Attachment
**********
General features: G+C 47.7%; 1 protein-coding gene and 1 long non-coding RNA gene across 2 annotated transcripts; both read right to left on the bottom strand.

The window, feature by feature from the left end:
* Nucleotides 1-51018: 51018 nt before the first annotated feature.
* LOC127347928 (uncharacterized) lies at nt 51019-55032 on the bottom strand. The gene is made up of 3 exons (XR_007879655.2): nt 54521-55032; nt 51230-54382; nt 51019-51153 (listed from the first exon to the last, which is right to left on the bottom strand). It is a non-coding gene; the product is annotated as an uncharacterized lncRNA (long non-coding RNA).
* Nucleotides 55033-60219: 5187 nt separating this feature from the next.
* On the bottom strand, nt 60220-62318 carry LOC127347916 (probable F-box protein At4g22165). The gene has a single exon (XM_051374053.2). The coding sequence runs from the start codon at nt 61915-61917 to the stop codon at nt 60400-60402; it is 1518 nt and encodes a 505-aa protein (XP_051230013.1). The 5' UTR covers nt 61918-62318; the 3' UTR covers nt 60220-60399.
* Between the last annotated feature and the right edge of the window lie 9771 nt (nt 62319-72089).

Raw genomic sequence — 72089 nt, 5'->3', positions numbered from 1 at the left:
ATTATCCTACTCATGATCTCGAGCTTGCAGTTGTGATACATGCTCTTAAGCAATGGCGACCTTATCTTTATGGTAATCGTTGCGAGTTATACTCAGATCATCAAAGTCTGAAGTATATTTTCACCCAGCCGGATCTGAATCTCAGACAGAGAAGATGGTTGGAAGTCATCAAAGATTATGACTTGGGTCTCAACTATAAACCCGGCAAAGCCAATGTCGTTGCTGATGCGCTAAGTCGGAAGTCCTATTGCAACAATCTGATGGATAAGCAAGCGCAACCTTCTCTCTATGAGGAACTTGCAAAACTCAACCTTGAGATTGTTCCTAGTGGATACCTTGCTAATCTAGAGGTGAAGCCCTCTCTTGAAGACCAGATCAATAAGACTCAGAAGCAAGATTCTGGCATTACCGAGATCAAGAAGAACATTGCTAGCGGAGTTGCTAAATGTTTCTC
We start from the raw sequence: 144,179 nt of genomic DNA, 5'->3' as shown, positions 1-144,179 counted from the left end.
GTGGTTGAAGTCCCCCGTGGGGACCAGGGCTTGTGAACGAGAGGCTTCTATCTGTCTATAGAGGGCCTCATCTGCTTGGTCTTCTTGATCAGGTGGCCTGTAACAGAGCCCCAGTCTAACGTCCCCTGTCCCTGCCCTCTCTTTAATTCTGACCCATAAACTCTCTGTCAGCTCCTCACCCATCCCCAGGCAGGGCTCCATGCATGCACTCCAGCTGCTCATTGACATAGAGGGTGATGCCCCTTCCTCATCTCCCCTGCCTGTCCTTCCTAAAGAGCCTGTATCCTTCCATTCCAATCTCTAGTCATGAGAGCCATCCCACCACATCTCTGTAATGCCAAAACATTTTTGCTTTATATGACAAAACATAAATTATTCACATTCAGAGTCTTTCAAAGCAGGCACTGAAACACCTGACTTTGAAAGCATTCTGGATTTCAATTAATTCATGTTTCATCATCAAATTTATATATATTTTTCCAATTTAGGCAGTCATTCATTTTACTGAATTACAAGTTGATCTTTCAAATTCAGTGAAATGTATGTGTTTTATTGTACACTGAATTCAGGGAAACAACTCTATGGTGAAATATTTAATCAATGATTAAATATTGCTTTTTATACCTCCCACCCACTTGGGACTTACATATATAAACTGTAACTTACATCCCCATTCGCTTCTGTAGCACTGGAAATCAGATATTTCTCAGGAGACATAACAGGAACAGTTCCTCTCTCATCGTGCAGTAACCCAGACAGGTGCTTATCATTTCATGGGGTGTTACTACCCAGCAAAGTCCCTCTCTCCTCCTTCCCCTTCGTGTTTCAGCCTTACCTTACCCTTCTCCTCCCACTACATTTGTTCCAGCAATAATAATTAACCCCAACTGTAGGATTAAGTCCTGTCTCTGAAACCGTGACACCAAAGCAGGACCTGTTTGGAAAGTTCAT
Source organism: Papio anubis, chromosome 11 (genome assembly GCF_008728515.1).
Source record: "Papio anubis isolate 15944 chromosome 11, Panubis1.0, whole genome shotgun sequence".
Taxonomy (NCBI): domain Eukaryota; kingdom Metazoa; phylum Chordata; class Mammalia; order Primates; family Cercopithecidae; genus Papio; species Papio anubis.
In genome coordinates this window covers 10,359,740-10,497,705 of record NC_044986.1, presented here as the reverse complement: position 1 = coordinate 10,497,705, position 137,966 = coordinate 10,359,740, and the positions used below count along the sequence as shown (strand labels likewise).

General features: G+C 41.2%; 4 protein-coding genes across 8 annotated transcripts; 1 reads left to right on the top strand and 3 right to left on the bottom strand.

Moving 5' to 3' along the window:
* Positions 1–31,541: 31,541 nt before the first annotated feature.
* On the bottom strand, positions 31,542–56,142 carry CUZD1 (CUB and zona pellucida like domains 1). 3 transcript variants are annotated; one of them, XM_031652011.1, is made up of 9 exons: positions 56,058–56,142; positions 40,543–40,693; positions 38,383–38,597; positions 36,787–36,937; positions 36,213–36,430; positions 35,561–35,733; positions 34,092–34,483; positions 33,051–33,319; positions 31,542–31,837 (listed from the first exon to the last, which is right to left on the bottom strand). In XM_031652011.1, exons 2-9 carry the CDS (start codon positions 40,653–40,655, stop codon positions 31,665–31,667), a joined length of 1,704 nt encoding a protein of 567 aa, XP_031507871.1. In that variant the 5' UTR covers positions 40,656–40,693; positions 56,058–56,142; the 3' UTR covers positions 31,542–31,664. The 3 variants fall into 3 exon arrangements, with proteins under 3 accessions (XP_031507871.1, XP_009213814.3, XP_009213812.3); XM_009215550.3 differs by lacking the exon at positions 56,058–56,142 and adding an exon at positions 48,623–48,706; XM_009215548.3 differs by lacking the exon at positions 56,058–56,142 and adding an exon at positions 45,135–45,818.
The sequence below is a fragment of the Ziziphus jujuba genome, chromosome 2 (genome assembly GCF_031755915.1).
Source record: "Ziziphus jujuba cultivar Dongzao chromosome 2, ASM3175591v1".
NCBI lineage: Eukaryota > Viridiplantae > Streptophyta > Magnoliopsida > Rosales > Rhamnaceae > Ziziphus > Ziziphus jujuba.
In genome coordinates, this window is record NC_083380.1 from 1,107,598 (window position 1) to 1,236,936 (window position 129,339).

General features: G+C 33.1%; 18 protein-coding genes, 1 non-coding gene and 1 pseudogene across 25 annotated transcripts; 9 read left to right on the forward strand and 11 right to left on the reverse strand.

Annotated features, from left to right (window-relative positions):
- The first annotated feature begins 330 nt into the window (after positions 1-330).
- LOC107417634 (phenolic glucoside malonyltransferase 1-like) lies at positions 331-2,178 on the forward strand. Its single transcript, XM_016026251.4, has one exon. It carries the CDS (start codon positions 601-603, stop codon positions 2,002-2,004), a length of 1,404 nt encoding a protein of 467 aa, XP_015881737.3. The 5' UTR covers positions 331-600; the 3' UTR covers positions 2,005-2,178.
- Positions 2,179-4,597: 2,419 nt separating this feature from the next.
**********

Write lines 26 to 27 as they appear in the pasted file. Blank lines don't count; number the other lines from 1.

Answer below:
- The first annotated feature begins 330 nt into the window (after positions 1-330).
- LOC107417634 (phenolic glucoside malonyltransferase 1-like) lies at positions 331-2,178 on the forward strand. Its single transcript, XM_016026251.4, has one exon. It carries the CDS (start codon positions 601-603, stop codon positions 2,002-2,004), a length of 1,404 nt encoding a protein of 467 aa, XP_015881737.3. The 5' UTR covers positions 331-600; the 3' UTR covers positions 2,005-2,178.